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AT 2017: Day 145, Nauman Tentsite to Lakes of the Clouds Hut

I could be just around the corner from heaven or a mile from hell

Hike with Gravity

Navigating across the White Mountains can be tricky. This is made complicated by rough terrain, changeable and extreme weather conditions, and limitations on where to camp.

The last point is the one that isn’t as obvious as the other two. It’s understandable that a series of mountains more than 4,000 feet tall is going to have a rugged landscape and occasional stormy weather. Until you hike here, though, you might not know about the many regulations that limit your choice of campsites.

Camping is prohibited where the land is protected, usually for environmental reasons. This is especially true in the alpine zone, the area above treeline.

Where it isn’t regulated, pitching a tent still might not be possible. The ground is often too rocky, too steep, or too covered in a tangle of scrubby trees.

Date
Weather Clear and breezy, with a high temperature in the low 50s
Trail Conditions Ups and down over rocky terrain
Today's Miles 4.6 miles
Trip Miles 1,855.4 miles

These circumstances are what Ralph and I faced as we made plans to continue walking across the Presidential Range. Our options were narrow.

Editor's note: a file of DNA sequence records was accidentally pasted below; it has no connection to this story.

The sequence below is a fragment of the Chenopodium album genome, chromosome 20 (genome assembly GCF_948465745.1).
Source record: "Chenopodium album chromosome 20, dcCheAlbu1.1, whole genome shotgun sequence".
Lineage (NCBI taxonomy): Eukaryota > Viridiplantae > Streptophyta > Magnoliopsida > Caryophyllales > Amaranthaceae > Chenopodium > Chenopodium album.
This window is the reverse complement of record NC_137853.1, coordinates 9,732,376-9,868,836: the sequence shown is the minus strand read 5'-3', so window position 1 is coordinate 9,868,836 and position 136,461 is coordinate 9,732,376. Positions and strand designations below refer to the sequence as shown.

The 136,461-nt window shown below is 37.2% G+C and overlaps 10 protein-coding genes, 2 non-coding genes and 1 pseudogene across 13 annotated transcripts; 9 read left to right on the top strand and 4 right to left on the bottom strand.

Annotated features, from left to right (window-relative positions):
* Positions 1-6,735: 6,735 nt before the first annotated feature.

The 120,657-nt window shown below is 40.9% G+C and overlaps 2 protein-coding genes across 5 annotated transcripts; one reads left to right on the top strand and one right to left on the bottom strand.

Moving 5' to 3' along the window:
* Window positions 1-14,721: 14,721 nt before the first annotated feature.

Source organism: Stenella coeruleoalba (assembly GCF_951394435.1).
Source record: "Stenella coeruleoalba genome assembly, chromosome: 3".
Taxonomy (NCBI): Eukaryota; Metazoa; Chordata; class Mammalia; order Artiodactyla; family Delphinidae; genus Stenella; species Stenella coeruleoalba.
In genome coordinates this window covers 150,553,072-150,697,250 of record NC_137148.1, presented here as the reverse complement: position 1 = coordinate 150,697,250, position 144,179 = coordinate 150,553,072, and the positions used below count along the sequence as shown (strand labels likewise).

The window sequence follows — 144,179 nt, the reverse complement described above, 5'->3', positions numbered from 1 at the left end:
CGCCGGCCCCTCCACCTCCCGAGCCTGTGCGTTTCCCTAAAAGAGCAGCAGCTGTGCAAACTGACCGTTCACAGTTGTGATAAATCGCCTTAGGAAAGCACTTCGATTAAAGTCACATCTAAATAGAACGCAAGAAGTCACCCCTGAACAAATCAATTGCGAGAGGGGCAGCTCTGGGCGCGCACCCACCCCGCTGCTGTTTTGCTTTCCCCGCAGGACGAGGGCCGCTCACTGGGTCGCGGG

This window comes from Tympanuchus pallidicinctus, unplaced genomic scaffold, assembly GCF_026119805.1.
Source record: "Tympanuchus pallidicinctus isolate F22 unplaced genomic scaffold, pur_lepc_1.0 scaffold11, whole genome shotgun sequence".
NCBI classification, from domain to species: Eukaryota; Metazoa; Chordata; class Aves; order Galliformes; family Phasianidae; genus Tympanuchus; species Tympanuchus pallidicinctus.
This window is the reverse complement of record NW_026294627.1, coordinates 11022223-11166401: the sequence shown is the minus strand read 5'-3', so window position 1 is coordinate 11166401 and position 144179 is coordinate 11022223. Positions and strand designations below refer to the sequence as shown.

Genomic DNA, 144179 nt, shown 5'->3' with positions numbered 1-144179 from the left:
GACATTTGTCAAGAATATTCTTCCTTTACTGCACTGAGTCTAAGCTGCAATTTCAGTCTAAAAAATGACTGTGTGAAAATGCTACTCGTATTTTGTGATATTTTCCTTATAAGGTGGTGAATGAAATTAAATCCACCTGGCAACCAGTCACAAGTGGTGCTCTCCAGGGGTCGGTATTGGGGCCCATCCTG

Leaving northbound from Nauman Tentsite, the next available camping spot on the trail is Osgood Tentsite. If we were to go to there we would have to walk 14.8 miles. That would include going over the summit of Mt. Washington (6,288 feet) and Mt. Madison (5,367 feet), while also traversing over or near the summits of six other mountains greater than 4,000 feet.

Walking that distance in the Whites can be done and many hikers do it, but it is beyond my physical limits when I’m carrying a full pack and walking on a swollen ankle. Ralph didn’t seem eager to go that far, either.

So for today, we elected to only go 4.6 miles to Lakes of the Clouds Hut. This will be a shorter section than we wanted to do, but it was the only choice if we wanted to stay on the trail. Otherwise, to find a campsite we’d have to drop down a few miles to below treeline, then make the climb back up to the trail in the morning.

We thought we would try to do another work-for-stay at Lakes of the Clouds, but there was no guarantee we could get it. Failing that, we could choose to pay $15 to sleep on the dining room floor. In other words, we would pay for the same accommodations we would get as work-for-stay, but without leftover food.

There were two other options. One was to pay nearly $150 for a bunk, and we weren’t inclined to do that, or pay $10 to stay in a room underneath the hut called The Dungeon. Even without seeing it, this didn’t sound like a pleasant option.

At least by making this a short day we would be able to walk at a more leisurely pace and we would give Stick time to catch up to us.

After a stop to refill our water bottles at the faucet in Mizpah Spring Hut, we began our first ascent of the day. The climb up Mt. Pierce was rocky as they usually are in the Whites, but not particularly difficult.

I went slowly up the mountain to minimize the risks of twisting my ankle again. When I reached the top I found Ralph stretched out on a rock and enjoying the first direct sunlight we’d had in a couple days.

This turned out to be a beautiful day for hiking.

As soon as we crested Mt. Pierce we could see the next series of mountains in the Presidential Range. In the distance we could see the peak of Mt. Washington, which was 5.4 trail miles away. The top was covered in white from rime ice.

It was breezy where we were, but not as gusty as yesterday.